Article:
WALES claimed the Triple Crown with a stunning 40-24 triumph over England, in a match that will be remembered as much for two controversial tries as George North’s 100th international match.

North, 28, led the sides out at an empty Principality Stadium, to become the youngest player to win a century of senior caps, in one of five changes from the side that beat Scotland a fortnight ago.

Despite there being no crowd, a third successive Six Nations win should have been a fitting occasion for North’s landmark game - but it was French referee Pascal Gauzere who got the headlines.

Dan Biggar's quickly taken tap penalty put in Josh Adams to score in the corner, before England had a chance to reset, and Liam Williams went over, despite an apparent knock-on in the build-up.

England skipper Owen Farrell was left fuming at both tries, but in the final analysis, he had to accept that his side had themselves to blame, as the penalty count took its toll on the last 20 minutes.

Scrum-half Kieran Hardy had scored with a solo effort on his first Six Nations start, but the boot of replacement Callum Sheedy ultimately won the game, before Cory Hill went over for a late try.

In the early stages, the visitors had set the tone by giving away three early penalties in the opening five minutes, with first choice No 10 Dan Biggar slotting over the first three points of the game.

Wales had a let-off as Marlo Itoje charged down scrum-half Keiran Hardy’s kick, but full-back Liam Williams benefitted from the bounce to beat his former Saracens team-mate to the touchdown.

Breaks by Elliot Daly and Ben Youngs allowed Farrell to level the scores, but the first controversy came after Farrell had been instructed to speak to his players about their indisciplined start.

Wing Adams caught the neat cross kick from a Biggar to go over in the corner for the first try, despite Farrell arguing that there were water carriers on the field, and his side had no chance to reset.

Farrell was further incensed as Liam Williams crossed the line, after Louis Rees-Zammit had fumbled possession from Adams’ chip - and after a discussion with the TMO the try was awarded.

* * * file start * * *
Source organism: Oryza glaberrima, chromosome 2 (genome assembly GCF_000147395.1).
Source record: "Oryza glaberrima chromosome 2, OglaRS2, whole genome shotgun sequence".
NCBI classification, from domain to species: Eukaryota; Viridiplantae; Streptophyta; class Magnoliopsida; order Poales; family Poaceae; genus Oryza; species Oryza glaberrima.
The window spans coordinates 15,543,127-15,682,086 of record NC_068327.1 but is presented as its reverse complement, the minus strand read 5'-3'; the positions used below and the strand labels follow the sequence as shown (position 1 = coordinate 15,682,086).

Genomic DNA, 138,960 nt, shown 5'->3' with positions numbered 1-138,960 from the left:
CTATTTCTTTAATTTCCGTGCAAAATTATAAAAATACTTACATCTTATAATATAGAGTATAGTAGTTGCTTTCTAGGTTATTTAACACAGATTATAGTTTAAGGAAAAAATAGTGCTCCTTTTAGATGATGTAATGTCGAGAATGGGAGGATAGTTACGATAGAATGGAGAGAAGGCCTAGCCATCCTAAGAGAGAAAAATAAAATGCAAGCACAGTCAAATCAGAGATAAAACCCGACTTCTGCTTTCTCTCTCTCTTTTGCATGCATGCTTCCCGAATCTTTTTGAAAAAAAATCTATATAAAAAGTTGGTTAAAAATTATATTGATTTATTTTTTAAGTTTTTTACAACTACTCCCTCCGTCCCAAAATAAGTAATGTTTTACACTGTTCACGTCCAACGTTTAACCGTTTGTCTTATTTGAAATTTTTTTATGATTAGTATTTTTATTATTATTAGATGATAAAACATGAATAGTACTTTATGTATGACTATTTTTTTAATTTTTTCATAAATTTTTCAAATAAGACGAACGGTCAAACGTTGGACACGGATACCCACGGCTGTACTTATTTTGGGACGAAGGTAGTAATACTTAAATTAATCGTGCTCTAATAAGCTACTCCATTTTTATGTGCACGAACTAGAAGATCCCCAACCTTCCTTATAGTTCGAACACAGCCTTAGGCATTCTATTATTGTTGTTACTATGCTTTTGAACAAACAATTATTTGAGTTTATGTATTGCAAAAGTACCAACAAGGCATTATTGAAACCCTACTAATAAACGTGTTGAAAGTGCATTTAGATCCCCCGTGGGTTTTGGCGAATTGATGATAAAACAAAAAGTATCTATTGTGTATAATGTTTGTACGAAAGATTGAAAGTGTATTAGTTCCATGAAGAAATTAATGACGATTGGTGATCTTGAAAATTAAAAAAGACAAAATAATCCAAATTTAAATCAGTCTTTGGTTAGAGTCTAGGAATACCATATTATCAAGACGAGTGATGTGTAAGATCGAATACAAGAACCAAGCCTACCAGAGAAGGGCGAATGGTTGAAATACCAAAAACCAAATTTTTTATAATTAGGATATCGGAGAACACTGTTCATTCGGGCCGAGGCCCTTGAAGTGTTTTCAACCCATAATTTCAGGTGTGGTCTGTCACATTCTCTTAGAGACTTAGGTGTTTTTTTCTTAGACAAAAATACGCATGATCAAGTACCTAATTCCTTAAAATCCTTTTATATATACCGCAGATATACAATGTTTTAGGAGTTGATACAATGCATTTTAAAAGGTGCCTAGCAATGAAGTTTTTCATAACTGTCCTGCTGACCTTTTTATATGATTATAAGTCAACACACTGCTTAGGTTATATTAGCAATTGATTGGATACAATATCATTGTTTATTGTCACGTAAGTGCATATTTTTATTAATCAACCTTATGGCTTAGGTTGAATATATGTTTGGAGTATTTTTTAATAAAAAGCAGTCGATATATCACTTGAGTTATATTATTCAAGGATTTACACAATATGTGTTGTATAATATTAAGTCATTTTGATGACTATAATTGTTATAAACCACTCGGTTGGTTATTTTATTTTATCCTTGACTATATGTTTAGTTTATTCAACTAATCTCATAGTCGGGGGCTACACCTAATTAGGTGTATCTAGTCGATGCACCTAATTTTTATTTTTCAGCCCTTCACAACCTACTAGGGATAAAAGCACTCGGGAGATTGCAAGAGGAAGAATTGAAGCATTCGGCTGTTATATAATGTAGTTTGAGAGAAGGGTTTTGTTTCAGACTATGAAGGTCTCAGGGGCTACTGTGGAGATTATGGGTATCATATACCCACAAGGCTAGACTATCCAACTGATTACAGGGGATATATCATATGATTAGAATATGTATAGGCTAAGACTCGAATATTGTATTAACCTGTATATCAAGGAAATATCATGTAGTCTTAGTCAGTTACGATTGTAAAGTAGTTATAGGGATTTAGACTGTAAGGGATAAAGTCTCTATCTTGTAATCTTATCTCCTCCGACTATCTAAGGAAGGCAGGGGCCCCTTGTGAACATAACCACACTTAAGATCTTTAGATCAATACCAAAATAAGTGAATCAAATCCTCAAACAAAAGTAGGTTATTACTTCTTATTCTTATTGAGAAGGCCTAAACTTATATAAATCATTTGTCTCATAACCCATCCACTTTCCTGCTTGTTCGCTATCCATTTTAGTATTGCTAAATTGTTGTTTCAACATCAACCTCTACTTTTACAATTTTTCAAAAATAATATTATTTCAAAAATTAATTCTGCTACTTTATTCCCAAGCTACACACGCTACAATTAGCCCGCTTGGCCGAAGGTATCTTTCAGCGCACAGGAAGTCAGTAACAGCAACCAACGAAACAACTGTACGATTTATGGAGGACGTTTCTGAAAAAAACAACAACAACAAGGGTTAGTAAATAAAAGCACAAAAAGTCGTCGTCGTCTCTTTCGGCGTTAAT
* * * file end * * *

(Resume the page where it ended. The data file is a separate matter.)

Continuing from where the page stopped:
Biggar, having majored Adams’ try, also converted the second try off the post, but in-between Farrell slotted his second penalty, and a try from winger Anthony Watson finally lifted England’s spirits.

Farrell missed the conversion attempt, but he then slotted over a penalty to reduce the deficit to 17-14 at half-time - and England were very much in the game in a tense start to the second period.

When Wales flanker Josh Navidi was penalised for an error, Farrell failed to level the scores, but with Callum Sheedy coming on for outside half Biggar, Wales lifted their tempo and got their reward.

Scrum-half Hardy took advantage of an off-guard England defence when he raced to the line from a quickly taken penalty, after a clumsy offence by lock Jonny Hill, and Sheedy added the extras.

Farrell put England back within a score with his third penalty, before some strong ball-carrying from the Vunipola brothers put the visitors back on front foot - only to concede another penalty.

Youngs did snipe over, with Farrell converting to level the scores - but then Sheedy’s incisive break and chip almost resulted in another try for Hardy, but he was denied, and damaged his hamstring.

England’s indiscipline ultimately proved decisive, as fly-half Sheedy coolly held his nerve to slot three late penalties to take charge, and the bounce of the ball denied Rees-Zammit running through.

In the final minute, from the resulting scrum, replacement lock Hill drove over to complete a bonus-point victory, with Sheedy converting to complete his personal 13-point match winning effort.

Wales had recorded their highest points tally against England, to follow up victories against 14-man Ireland and 14-man Scotland - and fortune, it seems, favours both the brave and the disciplined.

WALES: L Williams; Rees-Zammit, North, J Davies, Adams; Biggar, Hardy; W Jones, Owens, Tomas Francis, Beard, AW Jones (capt), Navidi, Tipuric, Faletau. Replacements: Sheedy for Biggar (45), Halaholo for J Davies (50), Hill for Beard (54), Dee for Owens (63), R Jones for W Jones (63), G Davies for Hardy (65), Brown for Francis (67), Botham for Navidi (70).

ENGLAND Daly; Watson, Slade, Farrell, May; Ford, Youngs; M Vunipola, George, Sinckler, Itoje, Hill, Wilson, Curry, B Vunipola. Replacements: Ewels for Hill (58), Cowan-Dickie for George (60), Genge for M Vunipola (67), Robson for B Youngs (70), Earl for Wilson (70).

OFFICIALS: Referee: Pascal Gauzere (France). Touch judges: Andrew Brace (Ireland) & Frank Murphy (Ireland). TMO: Alex Ruiz (France).